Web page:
Rapid Communication Open Access
Copyright ©2007 Baishideng Publishing Group Co., Limited. All rights reserved.
World J Gastroenterol. May 21, 2007; 13(19): 2733-2737
Published online May 21, 2007. doi: 10.3748/wjg.v13.i19.2733
Comparison of early enteral nutrition in severe acute pancreatitis with prebiotic fiber supplementation versus standard enteral solution: A prospective randomized double-blind study
Tarkan Karakan, Meltem Ergun, Ibrahim Dogan, Mehmet Cindoruk, Selahattin Unal, Gazi University, Faculty of Medicine, Department of Gastroenterology, Ankara, Turkey
Author contributions: All authors contributed equally to the work.
Correspondence to: Dr. Tarkan Karakan, Gazi University Faculty of Medicine, Department of Gastroenterology, Ankara, Turkey. tkarakan@gmail.com
Telephone: +90-312-2025819 Fax: +90-312-2236365
Received: February 3, 2007
Revised: March 3, 2007
Accepted: March 15, 2007
Published online: May 21, 2007

Abstract

AIM: To compare the beneficial effects of early enteral nutrition (EN) with prebiotic fiber supplementation in patients with severe acute pancreatitis (AP).

METHODS: Thirty consecutive patients with severe AP, who required stoppage of oral feeding for 48 h, were randomly assigned to nasojejunal EN with or without prebiotics. APACHE II score, Balthazar’s CT score and CRP were assessed daily during the study period.

RESULTS: The median duration of hospital stay was shorter in the study group [10 ± 4 (8-14) d vs 15 ± 6 (7-26) d] (P < 0.05). The median value of days in intensive care unit was also similar in both groups [6 ± 2 (5-8) d vs 6 ± 2 (5-7) d]. The median duration of EN was 8 ± 4 (6-12) d vs 10 ± 4 (6-13) d in the study and control groups, respectively (P > 0.05). Deaths occurred in 6 patients (20%), 2 in the study group and 4 in the control group. The mean duration of APACHE II normalization (APACHE II score < 8) was shorter in the study group than in the control group (4 ± 2 d vs 6.5 ± 3 d, P < 0.05). The mean duration of CRP normalization was also shorter in the study group than in the control group (7 ± 2 d vs 10 ± 3 d, P < 0.05).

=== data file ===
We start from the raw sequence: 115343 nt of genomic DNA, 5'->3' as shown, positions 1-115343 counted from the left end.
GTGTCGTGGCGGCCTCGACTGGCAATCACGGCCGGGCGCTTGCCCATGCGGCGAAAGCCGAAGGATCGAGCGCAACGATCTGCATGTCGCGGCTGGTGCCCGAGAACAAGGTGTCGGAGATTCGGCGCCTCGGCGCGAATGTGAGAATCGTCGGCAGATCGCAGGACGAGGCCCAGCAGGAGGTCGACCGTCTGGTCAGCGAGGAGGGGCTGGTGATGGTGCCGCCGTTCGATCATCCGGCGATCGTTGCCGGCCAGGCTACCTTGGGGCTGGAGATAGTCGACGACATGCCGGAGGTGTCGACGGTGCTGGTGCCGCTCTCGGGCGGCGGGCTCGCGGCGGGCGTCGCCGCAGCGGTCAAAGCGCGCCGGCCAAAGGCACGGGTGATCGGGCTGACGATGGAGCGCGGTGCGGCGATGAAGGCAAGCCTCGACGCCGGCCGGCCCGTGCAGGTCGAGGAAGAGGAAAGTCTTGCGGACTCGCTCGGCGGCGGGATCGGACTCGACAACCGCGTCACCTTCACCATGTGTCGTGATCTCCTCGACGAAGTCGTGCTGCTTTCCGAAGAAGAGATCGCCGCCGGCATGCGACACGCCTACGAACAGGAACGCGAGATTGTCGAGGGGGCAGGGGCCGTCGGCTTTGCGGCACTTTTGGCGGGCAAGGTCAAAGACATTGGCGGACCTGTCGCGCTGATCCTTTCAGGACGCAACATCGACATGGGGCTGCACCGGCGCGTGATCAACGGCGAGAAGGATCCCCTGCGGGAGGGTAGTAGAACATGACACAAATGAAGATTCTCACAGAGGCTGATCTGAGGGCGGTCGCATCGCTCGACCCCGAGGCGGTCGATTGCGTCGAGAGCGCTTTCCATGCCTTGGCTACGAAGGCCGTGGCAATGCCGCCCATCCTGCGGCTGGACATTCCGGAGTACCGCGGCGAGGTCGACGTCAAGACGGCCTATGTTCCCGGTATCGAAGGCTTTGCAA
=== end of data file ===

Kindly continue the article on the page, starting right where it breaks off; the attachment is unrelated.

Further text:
CONCLUSION: Nasojejunal EN with prebiotic fiber supplementation in severe AP improves hospital stay, duration nutrition therapy, acute phase response and overall complications compared to standard EN therapy.

Key Words: Severe acute pancreatitis, Prebiotics, Enteral nutrition, Treatment



INTRODUCTION

Acute pancreatitis (AP) is an inflammatory disorder of variable severity including multiorgan failure (MOF), and high mortality in severe cases (15%-40%). In the first phase of the disease, the initial local inflammatory process in the pancreas leads to cytokine release and subsequent systemic inflammatory response syndrome (SIRS)[1]. The standard therapeutic approach to the management of AP involves the reduction of pancreatic exocrine secretion by pancreatic rest achieved via stopping oral feeding. This concept has evolved since the last decade that gives nutrients beyond Treitz ligament, the post-pyloric feeding, and decreases pancreatic stimuli, thus improving the overall outcome. However, post-pyloric feeding could decrease pancreatic stimuli and improve the overall outcome[2]. Controlled trials comparing total parenteral nutrition (TPN) versus enteral (jejunal) nutrition (EN) in acute AP have revealed a significant benefit for the enteral nutrition groups in the length of hospital stay, morbidity, complications and in some studies, decreased mortality[3]. The logic behind the EN in acute AP is restoration of commensal bacterial flora, which dramatically alters early in the disease process[4,5]. The supplementation of synbiotics (combination nutritional supplements comprised of probiotics and prebiotics) to patients with severe AP has so far only been reported in one study[6]. Although there were fewer complications related to severe AP in symbiotic-supplemented group, the study has received criticism for having several methodological shortcomings[7,8]. Therefore, pre-pro or symbiotic-supplemented enteral nutrition is a challenging area in the treatment of severe AP. The multicenter Dutch study formulated PROPATRIA in order to evaluate whether administration of probiotics in a large study group is able to reduce the infective complications in severe AP and this study is still in progress[9]. The aim of the present study was to determine the beneficial effects of prebiotic fiber-supplemented EN on the clinical course of severe AP in comparison with standard EN.

MATERIALS AND METHODS
Study design